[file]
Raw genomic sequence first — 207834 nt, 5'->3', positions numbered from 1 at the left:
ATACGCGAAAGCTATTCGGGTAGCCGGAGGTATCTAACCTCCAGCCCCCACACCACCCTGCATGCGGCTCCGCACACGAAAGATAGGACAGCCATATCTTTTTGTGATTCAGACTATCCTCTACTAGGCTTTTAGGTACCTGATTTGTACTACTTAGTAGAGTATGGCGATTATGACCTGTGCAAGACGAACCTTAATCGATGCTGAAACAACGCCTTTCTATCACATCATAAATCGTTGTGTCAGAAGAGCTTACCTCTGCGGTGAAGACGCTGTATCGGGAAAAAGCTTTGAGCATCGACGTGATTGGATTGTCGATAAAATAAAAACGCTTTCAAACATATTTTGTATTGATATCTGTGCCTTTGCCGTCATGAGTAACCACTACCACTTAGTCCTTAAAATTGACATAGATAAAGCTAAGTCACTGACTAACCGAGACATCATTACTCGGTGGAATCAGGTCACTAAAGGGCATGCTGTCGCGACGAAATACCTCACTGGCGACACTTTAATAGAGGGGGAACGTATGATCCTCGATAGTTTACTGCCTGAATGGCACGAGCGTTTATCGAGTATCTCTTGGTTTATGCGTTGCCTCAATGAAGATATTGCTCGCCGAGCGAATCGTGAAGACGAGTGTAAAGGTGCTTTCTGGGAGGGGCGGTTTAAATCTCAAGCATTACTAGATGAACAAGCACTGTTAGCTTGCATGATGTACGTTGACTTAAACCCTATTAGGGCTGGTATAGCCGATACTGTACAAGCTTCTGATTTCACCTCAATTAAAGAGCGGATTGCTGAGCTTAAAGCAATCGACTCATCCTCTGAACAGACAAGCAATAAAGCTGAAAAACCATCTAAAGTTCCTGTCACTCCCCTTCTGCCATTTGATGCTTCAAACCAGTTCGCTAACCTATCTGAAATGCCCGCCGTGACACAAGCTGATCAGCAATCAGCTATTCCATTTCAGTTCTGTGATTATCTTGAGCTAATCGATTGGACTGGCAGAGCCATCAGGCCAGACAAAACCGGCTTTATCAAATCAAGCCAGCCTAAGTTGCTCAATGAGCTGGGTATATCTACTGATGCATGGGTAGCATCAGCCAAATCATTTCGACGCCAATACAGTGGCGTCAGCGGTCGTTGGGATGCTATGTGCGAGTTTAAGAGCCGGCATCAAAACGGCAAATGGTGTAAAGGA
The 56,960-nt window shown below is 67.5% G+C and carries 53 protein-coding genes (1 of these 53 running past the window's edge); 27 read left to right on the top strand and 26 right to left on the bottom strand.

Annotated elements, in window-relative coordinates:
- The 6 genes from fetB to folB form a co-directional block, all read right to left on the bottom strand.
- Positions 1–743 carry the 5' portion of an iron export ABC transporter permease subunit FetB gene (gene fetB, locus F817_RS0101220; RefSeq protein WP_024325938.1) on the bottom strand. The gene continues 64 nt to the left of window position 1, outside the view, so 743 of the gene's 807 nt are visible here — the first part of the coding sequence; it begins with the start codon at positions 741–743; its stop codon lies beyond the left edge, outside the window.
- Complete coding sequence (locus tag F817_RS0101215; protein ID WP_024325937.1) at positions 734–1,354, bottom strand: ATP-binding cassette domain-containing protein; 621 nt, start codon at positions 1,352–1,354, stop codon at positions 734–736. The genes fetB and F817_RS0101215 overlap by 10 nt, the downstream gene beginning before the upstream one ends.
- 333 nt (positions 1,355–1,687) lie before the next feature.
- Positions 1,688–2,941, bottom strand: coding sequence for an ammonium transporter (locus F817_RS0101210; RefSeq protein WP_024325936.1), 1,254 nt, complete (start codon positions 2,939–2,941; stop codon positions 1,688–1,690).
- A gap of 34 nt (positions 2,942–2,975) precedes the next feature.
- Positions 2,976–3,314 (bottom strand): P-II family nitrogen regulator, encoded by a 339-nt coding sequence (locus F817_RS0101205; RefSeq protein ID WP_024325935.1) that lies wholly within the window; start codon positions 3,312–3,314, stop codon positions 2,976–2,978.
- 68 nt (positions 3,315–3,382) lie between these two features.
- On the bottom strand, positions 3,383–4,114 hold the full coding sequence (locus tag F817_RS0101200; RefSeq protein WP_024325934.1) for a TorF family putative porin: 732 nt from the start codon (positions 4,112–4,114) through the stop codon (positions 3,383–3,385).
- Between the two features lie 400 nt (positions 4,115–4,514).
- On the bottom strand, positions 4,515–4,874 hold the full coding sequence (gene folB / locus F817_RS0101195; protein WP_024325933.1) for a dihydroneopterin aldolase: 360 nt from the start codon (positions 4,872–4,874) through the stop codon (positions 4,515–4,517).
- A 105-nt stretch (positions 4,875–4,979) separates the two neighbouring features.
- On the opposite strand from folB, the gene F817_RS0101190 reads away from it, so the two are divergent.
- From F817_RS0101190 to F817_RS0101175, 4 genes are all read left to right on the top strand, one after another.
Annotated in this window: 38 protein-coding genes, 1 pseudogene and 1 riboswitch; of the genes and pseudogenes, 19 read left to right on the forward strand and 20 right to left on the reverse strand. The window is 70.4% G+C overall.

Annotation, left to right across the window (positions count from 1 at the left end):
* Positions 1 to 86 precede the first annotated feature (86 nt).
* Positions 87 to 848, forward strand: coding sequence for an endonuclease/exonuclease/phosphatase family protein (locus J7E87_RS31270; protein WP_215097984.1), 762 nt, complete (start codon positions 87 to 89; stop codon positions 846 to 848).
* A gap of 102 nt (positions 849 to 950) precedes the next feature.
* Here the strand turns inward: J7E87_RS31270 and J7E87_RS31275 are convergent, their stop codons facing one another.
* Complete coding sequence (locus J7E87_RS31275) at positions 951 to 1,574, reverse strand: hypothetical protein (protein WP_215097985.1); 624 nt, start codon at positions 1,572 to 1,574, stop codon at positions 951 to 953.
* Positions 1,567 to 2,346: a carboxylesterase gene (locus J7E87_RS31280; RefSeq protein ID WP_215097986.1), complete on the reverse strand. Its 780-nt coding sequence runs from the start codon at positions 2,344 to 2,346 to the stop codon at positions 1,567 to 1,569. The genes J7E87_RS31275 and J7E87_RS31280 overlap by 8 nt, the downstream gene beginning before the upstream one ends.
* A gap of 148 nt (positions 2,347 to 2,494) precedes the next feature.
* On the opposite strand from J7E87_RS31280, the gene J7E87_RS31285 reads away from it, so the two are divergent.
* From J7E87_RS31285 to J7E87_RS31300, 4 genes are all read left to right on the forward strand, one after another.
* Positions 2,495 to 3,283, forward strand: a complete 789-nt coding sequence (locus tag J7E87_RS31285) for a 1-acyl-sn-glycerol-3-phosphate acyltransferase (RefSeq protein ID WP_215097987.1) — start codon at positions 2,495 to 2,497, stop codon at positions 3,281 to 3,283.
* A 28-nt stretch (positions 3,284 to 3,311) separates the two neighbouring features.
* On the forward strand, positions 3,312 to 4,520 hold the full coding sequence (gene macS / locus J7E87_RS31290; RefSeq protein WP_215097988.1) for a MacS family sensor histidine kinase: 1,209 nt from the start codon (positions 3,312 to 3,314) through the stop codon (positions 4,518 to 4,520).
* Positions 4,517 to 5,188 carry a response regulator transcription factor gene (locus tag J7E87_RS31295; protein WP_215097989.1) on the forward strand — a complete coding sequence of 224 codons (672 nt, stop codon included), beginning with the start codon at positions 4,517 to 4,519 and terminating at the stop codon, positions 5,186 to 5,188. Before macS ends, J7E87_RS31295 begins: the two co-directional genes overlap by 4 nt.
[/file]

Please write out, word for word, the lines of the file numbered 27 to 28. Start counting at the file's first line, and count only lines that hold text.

* A gap of 148 nt (positions 2,347 to 2,494) precedes the next feature.
* On the opposite strand from J7E87_RS31280, the gene J7E87_RS31285 reads away from it, so the two are divergent.